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godmodder

Reading variable size strings in C without buffer overflows

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godmodder    828
Hello, What would be the most elegant way to handle variable size input strings from the user in pure C, without the possibility of a buffer overflow? So far I thought of two ways, but they don't handle a string of any size, they just minimize the danger of a buffer overflow: 1) char buffer[512]; scanf("%512s", buffer); 2) char buffer[512]; fgets(buffer, 512, stdin); This works nicely, but the user can still type in more than the buffer can contain. How can I make it totally dynamic? (Pure C, no C++, other libraries,...) Thanks in advance, Jeroen

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SiCrane    11839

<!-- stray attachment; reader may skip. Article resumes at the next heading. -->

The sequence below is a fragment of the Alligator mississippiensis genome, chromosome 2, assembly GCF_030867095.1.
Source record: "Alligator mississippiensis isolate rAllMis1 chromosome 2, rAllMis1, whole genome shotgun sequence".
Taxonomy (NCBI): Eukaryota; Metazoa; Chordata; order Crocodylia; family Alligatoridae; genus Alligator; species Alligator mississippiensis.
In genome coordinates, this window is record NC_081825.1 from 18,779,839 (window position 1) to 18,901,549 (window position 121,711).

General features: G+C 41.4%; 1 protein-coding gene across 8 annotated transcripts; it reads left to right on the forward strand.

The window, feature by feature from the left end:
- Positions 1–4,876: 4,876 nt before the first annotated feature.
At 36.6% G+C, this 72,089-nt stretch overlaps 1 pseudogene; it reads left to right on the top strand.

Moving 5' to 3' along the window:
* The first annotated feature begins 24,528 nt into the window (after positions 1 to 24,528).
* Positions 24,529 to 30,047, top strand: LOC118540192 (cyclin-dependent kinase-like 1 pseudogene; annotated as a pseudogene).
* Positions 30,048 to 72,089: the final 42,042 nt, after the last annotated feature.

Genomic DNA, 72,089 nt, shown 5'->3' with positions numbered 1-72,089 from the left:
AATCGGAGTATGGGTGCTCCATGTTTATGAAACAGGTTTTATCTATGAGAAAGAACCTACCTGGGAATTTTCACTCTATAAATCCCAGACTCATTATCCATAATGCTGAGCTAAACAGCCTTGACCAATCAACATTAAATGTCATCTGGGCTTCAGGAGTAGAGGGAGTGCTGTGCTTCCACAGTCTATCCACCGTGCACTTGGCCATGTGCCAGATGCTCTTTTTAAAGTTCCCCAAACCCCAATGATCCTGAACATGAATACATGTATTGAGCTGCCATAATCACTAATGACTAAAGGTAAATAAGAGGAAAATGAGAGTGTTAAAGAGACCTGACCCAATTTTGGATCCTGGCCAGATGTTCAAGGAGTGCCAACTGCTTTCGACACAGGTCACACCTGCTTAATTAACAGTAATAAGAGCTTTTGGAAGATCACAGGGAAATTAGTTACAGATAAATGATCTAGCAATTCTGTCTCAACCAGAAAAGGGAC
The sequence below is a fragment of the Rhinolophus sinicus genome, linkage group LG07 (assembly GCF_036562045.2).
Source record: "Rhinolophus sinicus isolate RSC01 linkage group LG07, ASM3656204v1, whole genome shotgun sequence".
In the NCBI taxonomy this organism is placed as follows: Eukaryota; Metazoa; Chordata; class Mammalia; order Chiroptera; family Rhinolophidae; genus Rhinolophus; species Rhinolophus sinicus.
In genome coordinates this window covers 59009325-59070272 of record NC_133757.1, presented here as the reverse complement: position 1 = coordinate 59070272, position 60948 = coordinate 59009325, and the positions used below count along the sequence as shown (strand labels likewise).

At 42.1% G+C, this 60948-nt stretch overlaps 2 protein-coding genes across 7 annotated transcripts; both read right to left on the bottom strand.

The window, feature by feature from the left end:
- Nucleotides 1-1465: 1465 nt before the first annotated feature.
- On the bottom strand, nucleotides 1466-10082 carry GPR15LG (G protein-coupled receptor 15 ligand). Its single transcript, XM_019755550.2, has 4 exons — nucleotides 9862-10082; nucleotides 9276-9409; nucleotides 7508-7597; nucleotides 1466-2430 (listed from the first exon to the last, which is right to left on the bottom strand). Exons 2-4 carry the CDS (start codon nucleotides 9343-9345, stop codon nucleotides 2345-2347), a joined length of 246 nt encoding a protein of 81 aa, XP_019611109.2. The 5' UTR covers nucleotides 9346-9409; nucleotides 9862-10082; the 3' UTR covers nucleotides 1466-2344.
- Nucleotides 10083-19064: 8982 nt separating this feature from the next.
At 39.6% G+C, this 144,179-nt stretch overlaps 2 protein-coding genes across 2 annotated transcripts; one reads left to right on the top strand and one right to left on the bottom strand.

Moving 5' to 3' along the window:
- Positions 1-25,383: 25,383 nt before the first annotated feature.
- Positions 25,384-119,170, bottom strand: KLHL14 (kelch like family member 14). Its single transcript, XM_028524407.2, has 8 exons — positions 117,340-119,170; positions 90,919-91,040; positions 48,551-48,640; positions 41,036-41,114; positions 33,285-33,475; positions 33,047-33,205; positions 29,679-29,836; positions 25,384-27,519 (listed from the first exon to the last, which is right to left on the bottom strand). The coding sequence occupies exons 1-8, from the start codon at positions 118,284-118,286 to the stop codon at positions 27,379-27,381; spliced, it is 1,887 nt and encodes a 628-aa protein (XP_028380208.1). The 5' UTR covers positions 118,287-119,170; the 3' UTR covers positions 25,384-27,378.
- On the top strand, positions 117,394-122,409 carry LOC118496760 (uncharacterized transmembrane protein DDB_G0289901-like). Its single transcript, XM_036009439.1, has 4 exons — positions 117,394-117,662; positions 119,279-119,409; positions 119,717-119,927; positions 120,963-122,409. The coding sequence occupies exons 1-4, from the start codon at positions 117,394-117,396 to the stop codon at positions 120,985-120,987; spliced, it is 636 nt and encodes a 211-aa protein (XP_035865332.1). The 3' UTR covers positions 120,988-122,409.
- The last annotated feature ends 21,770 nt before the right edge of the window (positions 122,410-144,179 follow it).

You'll need to use dynamic memory. Allocate with malloc(). Read data into your buffer, up to the size of the buffer. If there's more input resize the buffer with realloc(). Repeat until you're out of input or out of memory.

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Evil Steve    2017
There's nothing stopping you malloc()ing a new chunk of memory, copying the contents from the old chunk into the new chunk, and then free()ing the old chunk.

Of course there's no reason to with realloc(), I just mean if you didn't know about realloc(). In fact, realloc() will just do that internally (It'll try to expand the memory block rather than reallocate it where possible though).

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Rydinare    487
A sneaky way is to write C++ code that use an STL string internally (thus totally safe) and just extern "C" the functions so that they can be used from C. [smile]

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